Every five years, Ontario’s Conservation Authorities release report cards on the health of our watersheds. The report cards all measure forest conditions, groundwater quality and surface water quality, and some include other metrics such as wetland or impervious land cover. Recently, Conservation Halton released their 2018 Watershed Report Card.
The Conservation Authority found that in more urbanized areas surface water quality, and forest conditions ranged from poor to very poor. While in the Greenbelt, “we have better surface water quality, more robust forest cover and lower amounts of impervious cover” says Kim Barrett, Associate Director, Science and Partnerships at Conservation Halton.Read more
From a landscape perspective, green infrastructure is an effective tool for mitigating the negative impacts development has on the natural heritage and agricultural systems of the Greenbelt. A prime example is helping to clean and cool water before it enters the river systems, which is important for rivers as a habitat and as a resource.Read more
Green infrastructure can help mitigate the negative impacts of development, build resiliency to climate change, and help reduce infrastructure costs.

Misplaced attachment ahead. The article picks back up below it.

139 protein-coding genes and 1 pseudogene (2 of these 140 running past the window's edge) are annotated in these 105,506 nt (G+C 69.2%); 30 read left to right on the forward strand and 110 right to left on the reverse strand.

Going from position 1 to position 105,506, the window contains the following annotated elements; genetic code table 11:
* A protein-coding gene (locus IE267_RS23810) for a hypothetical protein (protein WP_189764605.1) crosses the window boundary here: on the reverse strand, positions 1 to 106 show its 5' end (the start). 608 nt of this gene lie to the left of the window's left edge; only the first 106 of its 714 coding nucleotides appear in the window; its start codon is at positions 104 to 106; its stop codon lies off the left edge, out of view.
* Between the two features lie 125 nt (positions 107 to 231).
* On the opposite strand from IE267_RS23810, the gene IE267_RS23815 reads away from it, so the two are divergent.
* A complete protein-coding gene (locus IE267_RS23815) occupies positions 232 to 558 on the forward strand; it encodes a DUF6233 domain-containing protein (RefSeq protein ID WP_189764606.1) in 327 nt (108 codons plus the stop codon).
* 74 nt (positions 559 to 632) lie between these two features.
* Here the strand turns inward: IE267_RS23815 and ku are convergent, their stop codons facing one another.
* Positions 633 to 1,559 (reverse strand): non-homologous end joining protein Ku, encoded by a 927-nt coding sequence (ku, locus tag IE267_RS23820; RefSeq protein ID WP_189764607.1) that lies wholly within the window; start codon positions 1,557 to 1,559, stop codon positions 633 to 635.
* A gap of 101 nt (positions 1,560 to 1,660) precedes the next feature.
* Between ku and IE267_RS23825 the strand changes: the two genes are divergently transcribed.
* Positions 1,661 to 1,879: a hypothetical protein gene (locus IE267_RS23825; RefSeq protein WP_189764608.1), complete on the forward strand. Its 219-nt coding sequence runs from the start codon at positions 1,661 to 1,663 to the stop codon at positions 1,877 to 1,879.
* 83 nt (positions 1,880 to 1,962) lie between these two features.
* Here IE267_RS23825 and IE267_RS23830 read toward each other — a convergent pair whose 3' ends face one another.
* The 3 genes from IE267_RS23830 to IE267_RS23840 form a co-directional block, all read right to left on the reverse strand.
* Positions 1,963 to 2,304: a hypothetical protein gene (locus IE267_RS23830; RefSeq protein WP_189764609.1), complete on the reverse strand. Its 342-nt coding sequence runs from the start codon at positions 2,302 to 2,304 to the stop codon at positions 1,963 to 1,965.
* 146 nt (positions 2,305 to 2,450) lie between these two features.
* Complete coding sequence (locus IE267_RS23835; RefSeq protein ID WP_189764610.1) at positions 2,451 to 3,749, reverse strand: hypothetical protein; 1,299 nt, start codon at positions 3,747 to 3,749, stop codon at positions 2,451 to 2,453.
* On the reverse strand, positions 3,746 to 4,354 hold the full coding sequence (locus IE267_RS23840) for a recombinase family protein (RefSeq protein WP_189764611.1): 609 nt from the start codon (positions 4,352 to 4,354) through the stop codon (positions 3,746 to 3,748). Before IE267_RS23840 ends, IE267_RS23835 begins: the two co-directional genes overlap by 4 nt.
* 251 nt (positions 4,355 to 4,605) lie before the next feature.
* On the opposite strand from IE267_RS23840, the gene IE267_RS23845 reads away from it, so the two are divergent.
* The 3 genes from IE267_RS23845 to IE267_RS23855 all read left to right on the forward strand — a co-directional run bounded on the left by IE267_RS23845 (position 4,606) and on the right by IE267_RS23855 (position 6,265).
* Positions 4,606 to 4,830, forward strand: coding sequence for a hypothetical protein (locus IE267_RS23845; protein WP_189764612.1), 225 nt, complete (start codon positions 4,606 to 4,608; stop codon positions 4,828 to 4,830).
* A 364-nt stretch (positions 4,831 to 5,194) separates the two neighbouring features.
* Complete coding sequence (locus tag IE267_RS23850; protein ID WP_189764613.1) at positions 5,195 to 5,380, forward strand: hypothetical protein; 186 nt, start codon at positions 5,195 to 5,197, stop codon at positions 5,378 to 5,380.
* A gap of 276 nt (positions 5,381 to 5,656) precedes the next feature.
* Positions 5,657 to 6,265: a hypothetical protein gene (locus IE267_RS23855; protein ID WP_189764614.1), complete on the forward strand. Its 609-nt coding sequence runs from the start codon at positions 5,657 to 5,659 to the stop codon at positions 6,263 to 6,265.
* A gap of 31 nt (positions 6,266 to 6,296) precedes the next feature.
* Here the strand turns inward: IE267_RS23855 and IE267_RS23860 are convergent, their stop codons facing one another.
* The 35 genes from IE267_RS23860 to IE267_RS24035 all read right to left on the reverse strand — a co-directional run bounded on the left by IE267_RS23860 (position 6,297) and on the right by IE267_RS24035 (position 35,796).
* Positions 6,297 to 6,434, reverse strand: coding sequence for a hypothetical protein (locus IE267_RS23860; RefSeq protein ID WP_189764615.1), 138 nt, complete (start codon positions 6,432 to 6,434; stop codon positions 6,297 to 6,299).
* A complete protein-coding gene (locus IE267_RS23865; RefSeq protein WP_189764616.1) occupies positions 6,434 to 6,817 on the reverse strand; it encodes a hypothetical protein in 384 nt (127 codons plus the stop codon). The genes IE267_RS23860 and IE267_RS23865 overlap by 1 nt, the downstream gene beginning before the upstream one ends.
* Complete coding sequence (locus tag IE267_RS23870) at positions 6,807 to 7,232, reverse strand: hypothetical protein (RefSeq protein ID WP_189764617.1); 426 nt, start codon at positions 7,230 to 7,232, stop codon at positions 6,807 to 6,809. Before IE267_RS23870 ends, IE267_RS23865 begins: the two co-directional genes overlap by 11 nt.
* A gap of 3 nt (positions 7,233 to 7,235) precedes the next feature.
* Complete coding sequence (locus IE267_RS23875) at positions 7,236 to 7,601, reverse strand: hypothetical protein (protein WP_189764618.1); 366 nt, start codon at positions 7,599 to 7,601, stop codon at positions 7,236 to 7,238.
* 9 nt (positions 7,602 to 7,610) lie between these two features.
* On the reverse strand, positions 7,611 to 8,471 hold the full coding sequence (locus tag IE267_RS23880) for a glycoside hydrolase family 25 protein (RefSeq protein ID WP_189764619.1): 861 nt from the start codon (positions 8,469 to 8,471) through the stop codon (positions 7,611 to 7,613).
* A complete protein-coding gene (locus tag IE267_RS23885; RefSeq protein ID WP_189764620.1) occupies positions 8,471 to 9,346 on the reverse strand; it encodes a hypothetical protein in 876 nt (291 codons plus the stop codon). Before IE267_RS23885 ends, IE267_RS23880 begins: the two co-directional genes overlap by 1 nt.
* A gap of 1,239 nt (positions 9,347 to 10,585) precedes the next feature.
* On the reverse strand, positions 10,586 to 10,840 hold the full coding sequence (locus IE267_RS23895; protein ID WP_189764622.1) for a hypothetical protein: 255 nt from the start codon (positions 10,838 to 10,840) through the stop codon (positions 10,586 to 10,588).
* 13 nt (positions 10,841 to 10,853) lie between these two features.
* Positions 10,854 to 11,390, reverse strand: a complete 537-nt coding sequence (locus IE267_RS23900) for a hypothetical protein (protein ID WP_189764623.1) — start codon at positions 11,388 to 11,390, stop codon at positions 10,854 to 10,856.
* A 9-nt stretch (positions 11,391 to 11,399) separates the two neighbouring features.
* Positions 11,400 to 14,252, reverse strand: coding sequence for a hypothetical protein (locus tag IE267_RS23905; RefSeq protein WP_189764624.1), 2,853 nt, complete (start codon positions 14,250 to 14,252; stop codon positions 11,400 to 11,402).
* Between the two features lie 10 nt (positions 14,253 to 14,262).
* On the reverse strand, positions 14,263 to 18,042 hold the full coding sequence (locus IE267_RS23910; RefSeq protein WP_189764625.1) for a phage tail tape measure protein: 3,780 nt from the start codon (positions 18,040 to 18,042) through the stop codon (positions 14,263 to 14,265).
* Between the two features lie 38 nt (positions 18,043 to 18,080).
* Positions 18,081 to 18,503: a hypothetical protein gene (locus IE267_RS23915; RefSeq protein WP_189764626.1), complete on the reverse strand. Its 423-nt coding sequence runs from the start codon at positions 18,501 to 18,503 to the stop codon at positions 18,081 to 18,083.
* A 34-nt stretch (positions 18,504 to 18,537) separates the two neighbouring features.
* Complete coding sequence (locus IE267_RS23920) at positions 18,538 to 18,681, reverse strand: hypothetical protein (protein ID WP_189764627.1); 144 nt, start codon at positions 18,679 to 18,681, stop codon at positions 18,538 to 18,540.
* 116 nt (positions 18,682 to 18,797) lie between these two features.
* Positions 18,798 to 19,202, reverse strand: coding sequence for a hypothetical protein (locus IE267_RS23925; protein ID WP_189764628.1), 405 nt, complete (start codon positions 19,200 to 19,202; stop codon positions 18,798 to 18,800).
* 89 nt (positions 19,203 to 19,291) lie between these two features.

The Greenbelt itself can be thought of as a regional scale green infrastructure. The Greenbelt includes over 290,000 hectares of protected natural features, such as wetlands, hedgerows, and forests. These protected spaces provide a multitude of services to our communities, ranging from reducing the risk of floods, reducing health care costs, to storing carbon.
To get a better understanding about the multitude of benefits that green infrastructure provides; we sat down with Tom Bowers, the Foundation’s Research Manager. This is the second blog post in a series that explores the multitude of benefits that green infrastructure provides to our communities.Read more
The watersheds around Spencer Creek, Christie Lake, Valens Lake and other creeks and lakes, connect the communities in Hamilton and are part of the Greenbelt. Studies show that the natural features and functions of these watersheds are under stress.
One major stressor is the impact of impervious surfaces, such as roofs and roads, diverting rainfall from natural water filtration process to pipes and sewers or directly into waterways. This runoff leads to erosion, flooding and water pollution.
Our watersheds need to be healthier and more resilient to the changing climate, which is bringing more frequent and severe floods and droughts. Green Infrastructure is one of the approaches to address these problems, and has the potential to improve water quality, reduce the risk of floods, and ensure our watersheds are more resilient.Read more